“These were kids I had played cricket with, people I had interviewed, younger reporters I had taught,” Malik, 28, said in an interview last week in Arlington County, where he now lives. The final straw came in early June, when one of his mentors, a poet and scholar, was gunned down in Quetta, the capital of Baluchistan, Malik’s native province.

On Aug. 19, Malik applied for political asylum in the United States. In his petition, he said that his work as a journalist and ethnic activist in Baluchistan, where he had exposed military abuses, made him likely to be arrested, tortured, abducted and “ultimately killed by the government” if he returned.

Two weeks ago, his petition was granted. It was a highly unusual decision by U.S. immigration officials, given Pakistan’s status: a strategic partner in Washington’s war against Islamic terrorism; a longtime recipient of U.S. aid; and a democracy with an elected civilian government and vibrant national news media.

“I never wanted to leave my country, but I don’t want to become a martyr, either,” said Malik, a soft-spoken but steely man who spends his days hunched over a laptop at coffee shops in Clarendon, checking with sources back home to update his online newspaper, whose name means “Baluch Truth.”

“What’s going on in Baluchistan is like the dirty war in Argentina,” he said. “I need to be telling the story, but I can’t afford to become the story.”

Baluchistan is the Wild West of Pakistan — a remote desert province, larger than France, that is home to a mix of radical Islamic groups, rival ethnic and refugee gangs, rebellious armed tribes, and security agencies that have long been reported to kidnap, torture and kill dissidents with impunity.

Living under constant threat

Yet this ongoing violence and skulduggery receives scant international attention. Foreign journalists are banned from visiting the region alone, while headlines about Pakistan are dominated by a separate, high-stakes border conflict in which American drones and Pakistani troops are battling the Taliban and al-Qaeda.

As a result, a handful of local journalists such as Malik have been left to investigate and report the news without big-city patrons or visiting foreign delegations to give them cover.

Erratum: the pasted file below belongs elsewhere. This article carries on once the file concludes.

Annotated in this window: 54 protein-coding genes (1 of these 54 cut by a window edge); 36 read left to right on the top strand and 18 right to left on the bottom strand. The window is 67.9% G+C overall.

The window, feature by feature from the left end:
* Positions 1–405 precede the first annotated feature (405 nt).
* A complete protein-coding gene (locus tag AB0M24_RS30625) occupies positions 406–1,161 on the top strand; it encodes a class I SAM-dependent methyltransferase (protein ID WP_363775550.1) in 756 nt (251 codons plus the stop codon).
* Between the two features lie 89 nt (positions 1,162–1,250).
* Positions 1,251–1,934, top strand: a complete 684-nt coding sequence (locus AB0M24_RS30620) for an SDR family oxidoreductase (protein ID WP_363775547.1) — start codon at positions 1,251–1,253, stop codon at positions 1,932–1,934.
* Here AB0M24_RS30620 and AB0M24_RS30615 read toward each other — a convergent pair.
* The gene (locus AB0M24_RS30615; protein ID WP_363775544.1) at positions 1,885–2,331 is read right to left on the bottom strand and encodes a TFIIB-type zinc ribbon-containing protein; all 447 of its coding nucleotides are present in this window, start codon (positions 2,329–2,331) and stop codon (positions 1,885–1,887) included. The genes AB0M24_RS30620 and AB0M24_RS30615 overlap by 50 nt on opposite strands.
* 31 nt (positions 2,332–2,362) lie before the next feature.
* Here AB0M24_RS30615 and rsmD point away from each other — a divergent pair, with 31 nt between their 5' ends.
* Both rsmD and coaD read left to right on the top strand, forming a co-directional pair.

“The threat of disappearance was always lurking in the back of our minds,” Malik wrote in his asylum petition. “My friends, colleagues and I lived with the knowledge that yesterday it was him that disappeared; today it is someone else; tomorrow it could easily be me.”

As Malik recounted over coffee, pressure and threats from unidentified intelligence agents were a daily hazard. According to his asylum file, agents accosted him in airports and hotels, detained and questioned him, and repeatedly threatened to “teach me a lesson.”

Malik acknowledges that as an advocate for the Baluch nationalist cause, his journalism is hardly neutral. The ethnic minority movement, which seeks autonomy from the central government, includes armed groups. Malik claims that he does not condone them, but he describes their stance as a “defensive” response to official abuse.

Still, his case for protection was bolstered by reports from human rights groups and letters from university officials in Arizona, who called him “nothing short of brave.” In a July report, Human Rights Watch described a “practice of enforced disappearances” of Baluch leaders and intellectuals, often by security agencies, and listed 45 abductions or killings since 2009.

Activists including Malik assert that more than 5,000 Baluch have vanished in the past decade, but the issue has never been seriously addressed, while the government has both co-opted and persecuted Baluch tribal chiefs. In 2007, Pakistan’s military president fired the head of the Supreme Court, who sought to probe the disappearances. In 2008, a civilian government took office and an investigative commission was established, but little action has been taken.

“The authorities have no answers because there is no accountability,” said one Pakistani diplomat, who asked not to be identified because of the sensitivity of the subject. He suggested that Malik had exaggerated his fear of persecution as a “ploy” to remain in the United States, but he also called disappearances “the tip of the iceberg” in a society where security forces hold sway behind the scenes. Even a chief justice, he added, “knows there are lines he cannot cross.”

Driven to speak out